Creativity and failure…

Workshop bench

I spent most of today sorting out my workshop. I began making things out of wood a few years ago as some kind of therapy to assist with the stresses and strains of my day job. There is something about using your hands to create something that is really special- you begin with chaos, work through an idea, and then for good or ill, it is finished.

Well, not always to be honest as I was discovering today. It was like idea archaeology- each layer held evidence of a project, most of them unfinished rejects, bits of carving that went wrong, sometimes hours in the making, now gathered for the fire.

Some of the work could be recycled- bits were still usable. However, the idea, the moment of creativity had gone. All that hope and optimism and quiet excitement had gone from the object- it was just wood again.

As I rebuilt shelves and sorted piles of carefully collected driftwood into some kind of order, it occurred to me that all creativity is like this. It is necessary to immerse ourselves in the dust and dirt of what we a trying to create- but there are no guarantees of the final outcome. Failure is part of the process.

My workshop is still not sorted out- it needs another day of cleaning and tidying, ready for a season of creativity again. I find that I have to have a blank space- so I can stop worrying about what I used to do and get on with something new.

The other reason for having a really good sort out is that this year we are taking part in an event called Cowal Open Studios

Here is the link to our page on the website.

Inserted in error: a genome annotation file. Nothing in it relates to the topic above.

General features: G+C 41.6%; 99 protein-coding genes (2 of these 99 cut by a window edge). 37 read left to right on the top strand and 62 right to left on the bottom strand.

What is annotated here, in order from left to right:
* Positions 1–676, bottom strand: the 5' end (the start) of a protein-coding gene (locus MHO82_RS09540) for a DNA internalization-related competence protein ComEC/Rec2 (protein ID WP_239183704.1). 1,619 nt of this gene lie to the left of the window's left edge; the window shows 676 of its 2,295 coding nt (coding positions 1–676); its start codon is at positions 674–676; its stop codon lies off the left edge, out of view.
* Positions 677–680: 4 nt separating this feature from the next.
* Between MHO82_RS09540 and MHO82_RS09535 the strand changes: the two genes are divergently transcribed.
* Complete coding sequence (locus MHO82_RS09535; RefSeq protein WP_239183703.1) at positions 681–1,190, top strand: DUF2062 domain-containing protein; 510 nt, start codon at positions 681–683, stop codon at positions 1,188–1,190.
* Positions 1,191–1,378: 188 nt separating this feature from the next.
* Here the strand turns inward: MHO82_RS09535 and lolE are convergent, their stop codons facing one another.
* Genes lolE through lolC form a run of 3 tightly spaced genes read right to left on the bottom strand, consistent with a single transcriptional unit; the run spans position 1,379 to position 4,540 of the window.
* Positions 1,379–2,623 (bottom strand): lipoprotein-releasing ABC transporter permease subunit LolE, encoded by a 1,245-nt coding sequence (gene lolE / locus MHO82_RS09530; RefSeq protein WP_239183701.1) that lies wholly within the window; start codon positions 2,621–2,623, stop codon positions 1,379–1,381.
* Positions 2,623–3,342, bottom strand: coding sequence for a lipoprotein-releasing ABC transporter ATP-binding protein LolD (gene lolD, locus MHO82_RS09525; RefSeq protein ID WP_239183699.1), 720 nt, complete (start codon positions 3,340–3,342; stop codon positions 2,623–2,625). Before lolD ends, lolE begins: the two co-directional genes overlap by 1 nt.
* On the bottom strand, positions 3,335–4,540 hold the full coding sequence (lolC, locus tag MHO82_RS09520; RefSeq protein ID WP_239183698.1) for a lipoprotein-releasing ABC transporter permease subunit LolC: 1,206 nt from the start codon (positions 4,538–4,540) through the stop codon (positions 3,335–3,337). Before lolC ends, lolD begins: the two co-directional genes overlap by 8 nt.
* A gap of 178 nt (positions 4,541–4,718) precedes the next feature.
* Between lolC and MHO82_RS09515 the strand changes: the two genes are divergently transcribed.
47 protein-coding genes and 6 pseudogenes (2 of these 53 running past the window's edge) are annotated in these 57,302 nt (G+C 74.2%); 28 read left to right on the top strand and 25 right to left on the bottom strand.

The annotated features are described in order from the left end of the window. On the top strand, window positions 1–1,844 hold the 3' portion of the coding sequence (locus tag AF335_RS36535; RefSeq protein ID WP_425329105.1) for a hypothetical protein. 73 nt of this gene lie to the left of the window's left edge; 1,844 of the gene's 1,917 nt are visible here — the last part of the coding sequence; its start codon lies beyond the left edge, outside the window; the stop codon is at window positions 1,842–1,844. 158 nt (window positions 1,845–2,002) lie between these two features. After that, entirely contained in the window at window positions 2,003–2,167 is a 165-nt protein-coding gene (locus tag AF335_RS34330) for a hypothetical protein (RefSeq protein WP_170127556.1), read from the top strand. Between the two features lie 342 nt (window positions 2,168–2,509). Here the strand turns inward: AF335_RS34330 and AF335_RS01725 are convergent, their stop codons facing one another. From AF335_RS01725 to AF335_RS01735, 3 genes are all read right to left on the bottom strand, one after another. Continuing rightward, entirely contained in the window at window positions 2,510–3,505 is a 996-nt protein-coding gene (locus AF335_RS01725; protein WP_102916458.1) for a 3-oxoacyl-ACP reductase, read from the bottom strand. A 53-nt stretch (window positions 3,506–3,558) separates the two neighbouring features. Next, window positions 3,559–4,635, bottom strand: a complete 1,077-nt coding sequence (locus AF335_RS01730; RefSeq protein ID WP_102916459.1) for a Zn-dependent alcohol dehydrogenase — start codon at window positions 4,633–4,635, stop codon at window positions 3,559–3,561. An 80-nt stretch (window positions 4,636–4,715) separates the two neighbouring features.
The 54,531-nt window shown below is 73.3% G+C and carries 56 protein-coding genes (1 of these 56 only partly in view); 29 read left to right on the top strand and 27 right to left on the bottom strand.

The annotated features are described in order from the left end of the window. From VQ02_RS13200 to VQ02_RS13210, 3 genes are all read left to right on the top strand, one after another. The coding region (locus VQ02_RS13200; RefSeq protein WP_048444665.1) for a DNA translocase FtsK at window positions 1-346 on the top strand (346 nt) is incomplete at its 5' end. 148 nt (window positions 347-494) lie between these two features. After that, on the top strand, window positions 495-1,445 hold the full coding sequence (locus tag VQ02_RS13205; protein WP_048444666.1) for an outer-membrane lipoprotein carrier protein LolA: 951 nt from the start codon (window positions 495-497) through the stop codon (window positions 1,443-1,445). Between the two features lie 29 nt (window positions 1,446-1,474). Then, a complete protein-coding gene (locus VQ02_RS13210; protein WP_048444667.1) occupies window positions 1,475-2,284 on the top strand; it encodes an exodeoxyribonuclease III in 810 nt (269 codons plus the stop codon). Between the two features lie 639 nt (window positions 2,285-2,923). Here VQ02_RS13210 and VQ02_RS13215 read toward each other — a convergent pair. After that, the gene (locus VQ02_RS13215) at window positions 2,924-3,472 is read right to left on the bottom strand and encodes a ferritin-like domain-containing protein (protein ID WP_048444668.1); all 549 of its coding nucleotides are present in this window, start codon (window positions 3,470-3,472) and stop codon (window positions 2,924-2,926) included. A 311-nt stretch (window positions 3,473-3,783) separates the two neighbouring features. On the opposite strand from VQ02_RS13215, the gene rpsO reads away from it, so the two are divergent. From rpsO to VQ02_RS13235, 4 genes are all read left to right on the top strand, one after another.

If you are here or here abouts in September, you can take a look into my cave, or have a go at some pottery…

Here is the photography I did for the website;

cowal arts 2

Worshiping with wood 2…


As part of our worship installation for Greenbelt festival I have been working on a station called ‘history’ which uses tree rings to bring to us a sense of being part of a larger historical context. I mentioned this before- here, and the sense of worshiping God with my hands as I have worked the wood has been deep and powerful.

I obtained a slice of Scots Pine from Benmore Botanical Gardens– it had been cut with a chainsaw as part of the ongoing maintenance programme, and the slice I chose was a rough quarter of a larger tree section. It was heavy, rough and dirty, and was intended to be split for the fireplace.

I then spent many hours planing the surface as smooth as I could, then sanding it with different sandpapers in order to reveal the grain and rings of the wood. Later I oiled the surface with teak oil.

The more I worked, the more beautiful the wood became.

In counting the tree rings, the tree was planted around 1920. At that time, Benmore was owned by the famous music hall star Harry Lauder who planted and landscaped much of the land in the wake of personal tragedy- losing his only son in the first world war, then later his wife.

Walking below big old trees can be a wonderful peaceful experience- the shelter of their branches is almost parental. But they can also bring to us a sense of our own emphemeral mortality…



Del’s beautiful (but absolutely pointless) machine…

Time for something to lighten the mood I reckon- after all the discussion about pain and suffering and death and gas chambers.

Check out the clip.

This old guy must have spent countless hours making this lovely thing. It is a work of rough-handed, craftsman-genius.

It has no discernible purpose. It has no obvious meaning.

He is either slightly bonkers, or a backwoods savant who deserves international recognition. Or both.

But I love the fact that we humans can create such things. Perhaps there is no higher modern art form than this one…